A more deliberate democracy

Voting in Des Moines, Iowa, on Tuesday. More collaborative forms of democracy are taking shape in Oregon and elsewhere. CHARLIE NEIBERGALL / Associated Press
Voting in Des Moines, Iowa, on Tuesday. More collaborative forms of democracy are taking shape in Oregon and elsewhere. CHARLIE NEIBERGALL / Associated Press
Posted: November 08, 2012

As the presidential campaign lurched toward its conclusion, one couldn't help but despair. Debates were littered with falsehoods. The media batted at gaffes like distracted cats. And the candidates postured and re-postured in their efforts to win a slim majority.

All this detracted from the more profound purpose of voting, which should give the public an opportunity to study and weigh in on our most pressing issues. Even if it was a democratic election, it was not a deliberative one.

The idea of deliberating together has a long history that resonates with the best aspirations of our nation's founders and the historical practice of self-government, from the ancient Greeks to the Iroquois. Some modern innovations provide glimpses of how we might reinvigorate the deliberative tradition.

One of the most promising contemporary institutions is the Oregon Citizens' Initiative Review, which became a permanent part of the state's electoral process under bipartisan legislation passed last year. The review convenes a demographically balanced, random sample of 24 citizens for weeklong deliberations on every state ballot measure.

The citizen panelists interrogate advocates, opponents, and experts on each initiative. They then examine the evidence and arguments to produce a one-page analysis, which appears in the official pamphlet the secretary of state mails to all registered Oregon voters.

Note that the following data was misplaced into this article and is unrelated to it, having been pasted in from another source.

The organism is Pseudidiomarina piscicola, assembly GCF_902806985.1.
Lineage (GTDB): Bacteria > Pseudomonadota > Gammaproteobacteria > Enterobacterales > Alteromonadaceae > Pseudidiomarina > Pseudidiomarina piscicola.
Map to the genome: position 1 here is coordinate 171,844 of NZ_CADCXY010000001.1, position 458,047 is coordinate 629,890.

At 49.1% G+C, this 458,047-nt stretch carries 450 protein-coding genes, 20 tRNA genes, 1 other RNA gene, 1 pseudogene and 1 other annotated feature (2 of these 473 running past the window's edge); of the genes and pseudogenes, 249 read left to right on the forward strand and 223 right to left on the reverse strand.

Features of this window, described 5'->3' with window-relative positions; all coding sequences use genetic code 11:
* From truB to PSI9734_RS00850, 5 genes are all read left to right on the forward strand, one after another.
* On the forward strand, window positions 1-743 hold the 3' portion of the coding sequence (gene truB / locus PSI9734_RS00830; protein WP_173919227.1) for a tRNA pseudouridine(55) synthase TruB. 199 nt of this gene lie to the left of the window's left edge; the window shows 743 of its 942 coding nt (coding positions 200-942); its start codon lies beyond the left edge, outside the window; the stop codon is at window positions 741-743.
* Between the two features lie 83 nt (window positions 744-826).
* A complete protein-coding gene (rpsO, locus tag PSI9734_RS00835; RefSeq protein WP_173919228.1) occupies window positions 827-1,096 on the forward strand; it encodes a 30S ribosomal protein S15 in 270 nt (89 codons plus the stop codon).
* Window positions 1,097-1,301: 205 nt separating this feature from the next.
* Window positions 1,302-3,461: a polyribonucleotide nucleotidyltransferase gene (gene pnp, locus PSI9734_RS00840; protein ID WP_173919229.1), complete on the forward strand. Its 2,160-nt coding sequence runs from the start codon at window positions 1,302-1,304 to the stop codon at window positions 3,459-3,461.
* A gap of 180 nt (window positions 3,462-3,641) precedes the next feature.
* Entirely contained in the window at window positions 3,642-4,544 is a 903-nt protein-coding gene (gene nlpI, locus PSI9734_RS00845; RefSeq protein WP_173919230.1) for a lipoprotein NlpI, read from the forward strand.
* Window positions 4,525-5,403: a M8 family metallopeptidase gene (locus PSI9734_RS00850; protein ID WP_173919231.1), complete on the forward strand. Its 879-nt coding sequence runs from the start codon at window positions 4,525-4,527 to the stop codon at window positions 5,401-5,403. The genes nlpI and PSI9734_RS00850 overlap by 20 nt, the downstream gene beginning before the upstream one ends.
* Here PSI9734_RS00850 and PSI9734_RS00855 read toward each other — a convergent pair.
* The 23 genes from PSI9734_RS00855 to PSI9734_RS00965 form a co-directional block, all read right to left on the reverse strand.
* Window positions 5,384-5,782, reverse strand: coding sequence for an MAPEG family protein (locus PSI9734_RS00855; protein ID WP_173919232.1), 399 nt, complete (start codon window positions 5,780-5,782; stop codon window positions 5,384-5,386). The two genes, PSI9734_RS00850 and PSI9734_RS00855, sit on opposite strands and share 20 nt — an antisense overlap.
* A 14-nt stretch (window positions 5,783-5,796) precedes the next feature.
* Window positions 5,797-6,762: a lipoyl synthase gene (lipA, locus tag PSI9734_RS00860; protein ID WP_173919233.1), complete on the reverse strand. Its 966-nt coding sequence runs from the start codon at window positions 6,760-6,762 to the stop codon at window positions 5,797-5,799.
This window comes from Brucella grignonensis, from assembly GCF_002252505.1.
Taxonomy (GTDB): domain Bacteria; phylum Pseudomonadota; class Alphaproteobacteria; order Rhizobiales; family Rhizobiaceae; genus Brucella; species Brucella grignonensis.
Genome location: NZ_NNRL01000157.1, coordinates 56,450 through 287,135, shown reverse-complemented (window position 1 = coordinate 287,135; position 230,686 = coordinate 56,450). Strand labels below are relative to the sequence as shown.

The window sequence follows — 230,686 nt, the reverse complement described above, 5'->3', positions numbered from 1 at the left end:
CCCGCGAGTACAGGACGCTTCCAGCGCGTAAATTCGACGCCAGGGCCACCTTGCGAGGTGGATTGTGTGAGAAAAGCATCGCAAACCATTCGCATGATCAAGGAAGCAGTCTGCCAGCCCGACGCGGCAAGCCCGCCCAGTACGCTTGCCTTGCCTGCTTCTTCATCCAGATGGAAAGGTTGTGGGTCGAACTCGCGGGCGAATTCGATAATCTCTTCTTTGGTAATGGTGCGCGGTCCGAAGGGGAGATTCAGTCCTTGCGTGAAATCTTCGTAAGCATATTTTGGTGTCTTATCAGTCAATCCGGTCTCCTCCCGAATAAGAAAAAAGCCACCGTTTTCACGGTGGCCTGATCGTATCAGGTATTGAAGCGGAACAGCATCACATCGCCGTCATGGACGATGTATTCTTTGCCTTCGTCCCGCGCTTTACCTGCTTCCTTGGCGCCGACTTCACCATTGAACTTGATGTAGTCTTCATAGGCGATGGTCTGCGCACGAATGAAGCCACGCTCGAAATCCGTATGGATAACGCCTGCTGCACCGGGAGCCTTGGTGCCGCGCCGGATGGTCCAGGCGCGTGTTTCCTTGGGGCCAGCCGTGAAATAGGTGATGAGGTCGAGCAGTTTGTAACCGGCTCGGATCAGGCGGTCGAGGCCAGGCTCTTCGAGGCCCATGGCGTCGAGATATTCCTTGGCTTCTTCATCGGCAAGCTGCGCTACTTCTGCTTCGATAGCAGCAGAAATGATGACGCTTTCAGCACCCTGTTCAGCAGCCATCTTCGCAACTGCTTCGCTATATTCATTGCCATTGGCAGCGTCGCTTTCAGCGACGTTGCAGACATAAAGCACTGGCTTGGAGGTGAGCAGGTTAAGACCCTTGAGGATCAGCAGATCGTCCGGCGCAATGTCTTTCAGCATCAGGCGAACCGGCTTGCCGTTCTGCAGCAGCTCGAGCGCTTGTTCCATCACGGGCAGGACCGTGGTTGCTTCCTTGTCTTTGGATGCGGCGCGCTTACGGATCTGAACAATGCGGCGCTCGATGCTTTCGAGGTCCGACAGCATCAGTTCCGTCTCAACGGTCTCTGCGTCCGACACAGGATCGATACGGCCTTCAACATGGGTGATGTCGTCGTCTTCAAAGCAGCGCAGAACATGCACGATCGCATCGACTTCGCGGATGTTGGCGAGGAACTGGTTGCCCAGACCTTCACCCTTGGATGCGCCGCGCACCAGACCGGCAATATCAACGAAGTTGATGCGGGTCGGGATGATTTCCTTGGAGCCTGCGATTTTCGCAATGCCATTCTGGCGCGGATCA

Research my colleagues and I conducted in 2010 showed that the reviews had a significant impact on the wider electorate, helping voters sort through complex ballot questions. Consider, for example, two reviews held this year.

Panelists studying a proposed change in the state's tax laws discovered that it could not guarantee the increased education funding it promised. In a less reflective process, such a "gotcha" finding might have led the measure to be rejected. But a majority of this sober citizen panel endorsed the measure anyway, on the grounds that it appeared superior to the status quo. The measure passed on Tuesday.

Another panel tackled a controversial proposal to allow non-tribal casinos in the state. The polished arguments of the initiative's proponents collapsed under the panel's weeklong scrutiny, and the panelists ended up with doubts about its benefits and concerns about adverse effects on tribal revenues. This is likely why casino proponents suspended their campaign before Election Day, when the initiative was rejected.

The idea behind the Oregon Citizens' Initiative Review is simple: When we give citizens a chance to deliberate and inform one another in a structured way, it usually yields well-reasoned and compassionate judgments. Giving power to the people in a way that focuses on deliberation can lend legitimacy to government and its decisions. This is the logic behind our jury system, but it can extend well beyond the courthouse.

Far from an anomaly, Oregon is part of a global renaissance in deliberation. In British Columbia, Canada, the parliament empowered citizens to draft new election laws that were put to a province-wide vote. Californians have drafted a ballot initiative using large-scale deliberative polling. Iceland and Ireland are finding roles for citizens in constitutional conventions. And participatory budgeting, in which the public conceives, establishes, and assesses major public projects, has spread from Latin America to crop up in Chicago, New York, and California.

While our national politics remain mired in gridlock, examples like these show that officials and citizens across the globe have found ways of harnessing the power of deliberation. By talking and working together, it's possible to not merely judge victors, but to render meaningful judgments.


John Gastil is director of the Penn State Democracy Institute, a professor and the head of the university's communication arts and sciences department, and a coeditor of "Democracy in Motion."

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